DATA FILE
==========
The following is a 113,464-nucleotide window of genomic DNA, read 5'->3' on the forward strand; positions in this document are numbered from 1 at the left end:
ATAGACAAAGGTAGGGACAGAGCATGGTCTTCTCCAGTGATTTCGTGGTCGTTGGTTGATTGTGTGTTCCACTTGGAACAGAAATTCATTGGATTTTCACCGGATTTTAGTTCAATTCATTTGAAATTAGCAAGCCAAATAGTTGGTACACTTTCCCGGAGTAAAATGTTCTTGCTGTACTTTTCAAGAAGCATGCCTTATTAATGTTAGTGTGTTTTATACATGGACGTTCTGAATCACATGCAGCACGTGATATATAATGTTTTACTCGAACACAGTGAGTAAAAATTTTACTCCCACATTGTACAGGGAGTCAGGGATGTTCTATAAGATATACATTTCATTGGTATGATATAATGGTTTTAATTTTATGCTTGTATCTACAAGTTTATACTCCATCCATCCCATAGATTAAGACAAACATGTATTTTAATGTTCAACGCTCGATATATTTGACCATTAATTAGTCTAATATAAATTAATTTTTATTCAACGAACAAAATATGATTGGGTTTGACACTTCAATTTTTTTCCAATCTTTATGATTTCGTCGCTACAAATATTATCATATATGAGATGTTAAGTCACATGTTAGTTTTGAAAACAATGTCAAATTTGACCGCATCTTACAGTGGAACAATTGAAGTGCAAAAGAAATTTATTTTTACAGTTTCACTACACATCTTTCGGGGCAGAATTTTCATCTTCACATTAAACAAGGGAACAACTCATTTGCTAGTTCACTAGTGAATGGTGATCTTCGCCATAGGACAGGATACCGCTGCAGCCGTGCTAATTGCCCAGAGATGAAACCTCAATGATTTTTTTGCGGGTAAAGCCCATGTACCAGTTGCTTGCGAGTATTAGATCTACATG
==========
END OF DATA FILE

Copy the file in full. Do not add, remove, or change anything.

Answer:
The following is a 113,464-nucleotide window of genomic DNA, read 5'->3' on the forward strand; positions in this document are numbered from 1 at the left end:
ATAGACAAAGGTAGGGACAGAGCATGGTCTTCTCCAGTGATTTCGTGGTCGTTGGTTGATTGTGTGTTCCACTTGGAACAGAAATTCATTGGATTTTCACCGGATTTTAGTTCAATTCATTTGAAATTAGCAAGCCAAATAGTTGGTACACTTTCCCGGAGTAAAATGTTCTTGCTGTACTTTTCAAGAAGCATGCCTTATTAATGTTAGTGTGTTTTATACATGGACGTTCTGAATCACATGCAGCACGTGATATATAATGTTTTACTCGAACACAGTGAGTAAAAATTTTACTCCCACATTGTACAGGGAGTCAGGGATGTTCTATAAGATATACATTTCATTGGTATGATATAATGGTTTTAATTTTATGCTTGTATCTACAAGTTTATACTCCATCCATCCCATAGATTAAGACAAACATGTATTTTAATGTTCAACGCTCGATATATTTGACCATTAATTAGTCTAATATAAATTAATTTTTATTCAACGAACAAAATATGATTGGGTTTGACACTTCAATTTTTTTCCAATCTTTATGATTTCGTCGCTACAAATATTATCATATATGAGATGTTAAGTCACATGTTAGTTTTGAAAACAATGTCAAATTTGACCGCATCTTACAGTGGAACAATTGAAGTGCAAAAGAAATTTATTTTTACAGTTTCACTACACATCTTTCGGGGCAGAATTTTCATCTTCACATTAAACAAGGGAACAACTCATTTGCTAGTTCACTAGTGAATGGTGATCTTCGCCATAGGACAGGATACCGCTGCAGCCGTGCTAATTGCCCAGAGATGAAACCTCAATGATTTTTTTGCGGGTAAAGCCCATGTACCAGTTGCTTGCGAGTATTAGATCTACATG